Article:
Full Reviews – Laura Kaminsky

And Trouble Came

And Trouble Came: An African AIDS Diary is a narrative and a meditation, skillfully combining words and a wide range of musical styles in a moving and uplifting experience.” – American Record Guide

In And Trouble Came: An African AIDS Diary, Kaminsky has fashioned a text that interweaves three poems and some brief Biblical fragments (from Job and the Psalms) with words of her own, the latter reflecting her experience living for a time in Ghana, where she had the occasion to meet a number of AIDS patients. The words are compellingly, simply, and movingly delivered by the actor/stage director Mark Lamos. The lesson this piece teaches is both simple and profound: to love the dying. This disc is crucial listening for anyone who values life and its meaning.” – Fanfare

And Trouble Came: An African AIDS Diary comes slowly and fully ornamented with dramatic effectiveness and quiet boldness. Narrated by Mark Lamos (nothing is sung), the journal entries light places in the heart and later in the mind that resemble the humanness we seek and sometimes stumble on the way. Classical in its simplicity and texture, neither too dark and never audacious in effect, Kaminsky’s selection of poetry and scription set to her long smooth cello deserves mass attention.” – 4Front Magazine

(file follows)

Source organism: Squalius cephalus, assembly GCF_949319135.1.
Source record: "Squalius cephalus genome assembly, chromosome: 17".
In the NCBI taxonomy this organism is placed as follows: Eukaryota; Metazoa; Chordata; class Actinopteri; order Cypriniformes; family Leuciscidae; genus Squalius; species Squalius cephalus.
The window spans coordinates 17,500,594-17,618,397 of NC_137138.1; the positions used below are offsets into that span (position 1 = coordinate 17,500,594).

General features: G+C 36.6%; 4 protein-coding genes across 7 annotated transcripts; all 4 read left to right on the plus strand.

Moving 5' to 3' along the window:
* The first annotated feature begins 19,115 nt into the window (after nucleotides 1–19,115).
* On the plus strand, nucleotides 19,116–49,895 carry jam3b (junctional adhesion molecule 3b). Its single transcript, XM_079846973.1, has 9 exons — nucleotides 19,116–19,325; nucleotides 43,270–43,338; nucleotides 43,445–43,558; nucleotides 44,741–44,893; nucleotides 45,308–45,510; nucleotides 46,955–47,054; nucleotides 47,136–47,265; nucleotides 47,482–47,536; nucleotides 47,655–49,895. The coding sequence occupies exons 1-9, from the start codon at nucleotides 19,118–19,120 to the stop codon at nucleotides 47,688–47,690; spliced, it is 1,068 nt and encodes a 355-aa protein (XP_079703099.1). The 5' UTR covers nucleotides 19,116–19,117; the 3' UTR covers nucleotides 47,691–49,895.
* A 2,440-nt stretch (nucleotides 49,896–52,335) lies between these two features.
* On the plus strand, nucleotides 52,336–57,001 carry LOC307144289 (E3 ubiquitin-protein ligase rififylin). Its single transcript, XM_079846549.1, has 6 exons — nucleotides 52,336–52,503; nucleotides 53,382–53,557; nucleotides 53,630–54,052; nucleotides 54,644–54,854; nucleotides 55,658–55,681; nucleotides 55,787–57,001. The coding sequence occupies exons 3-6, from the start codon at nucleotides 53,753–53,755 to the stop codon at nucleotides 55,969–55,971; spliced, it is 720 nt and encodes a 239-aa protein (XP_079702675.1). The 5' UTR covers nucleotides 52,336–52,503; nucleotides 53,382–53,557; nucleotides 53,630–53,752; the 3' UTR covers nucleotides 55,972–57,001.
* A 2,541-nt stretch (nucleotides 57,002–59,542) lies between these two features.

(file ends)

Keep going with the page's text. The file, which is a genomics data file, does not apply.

Piano Quintet

Kaminsky’s new quintet proved a concise work of considerable substance and atmosphere.”  – New York Classical Review

Rising Tide

Rising Tide, with violin rising out of the unceasingly energetic texture … reflects a conceptual framework for confronting climate change.” – I Care if You Listen

Undercurrent

an important if harrowing addition to the violin/piano duo pantheon.” – performingartsreview.net

Laura Kaminsky’s Undercurrent (2015) scans the subconscious depths of the human psyche with mesmerizing colors hued in quarter tone malaise and propelled by pitch slides and ominous low chords on the piano. The piece occasionally reaches the bright surface but like the Gulf Stream, ultimately runs silent, swift and deep. An important if harrowing addition to the violin/piano duo pantheon.” – performingartsreview.net

Some Light Emerges

Through the personal stories of its characters, both moving and humorous, Some Light Emerges reveals how political and spiritual conflicts can be better understood and ultimately resolved through art while honoring the people who create and support such art.” – Broadway World Opera

Some Light Emerges, the new opera commissioned by Houston Grand Opera through its community collaborative initiative, dives right into Rothko and de Menil’s shared spiritual vision with plaintive, purposefully meandering music by Laura Kaminsky and an audacious libretto by Mark Campbell and Kimberly Reed. The 75-minute chamber piece — written for seven singers and seven instruments — just might be the best articulation of the Rothko Chapel’s purpose in modern times … it’s nothing short of a pronunciation of American ideals. The piece remained sublime, a testament to both the performers and the writing.” – Houston Chronicle